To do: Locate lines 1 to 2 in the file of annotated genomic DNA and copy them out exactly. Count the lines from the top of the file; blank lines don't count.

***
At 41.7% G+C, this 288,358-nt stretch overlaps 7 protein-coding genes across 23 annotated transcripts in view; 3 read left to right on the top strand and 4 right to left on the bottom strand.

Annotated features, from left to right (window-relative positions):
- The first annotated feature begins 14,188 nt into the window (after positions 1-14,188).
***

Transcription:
At 41.7% G+C, this 288,358-nt stretch overlaps 7 protein-coding genes across 23 annotated transcripts in view; 3 read left to right on the top strand and 4 right to left on the bottom strand.

Annotated features, from left to right (window-relative positions):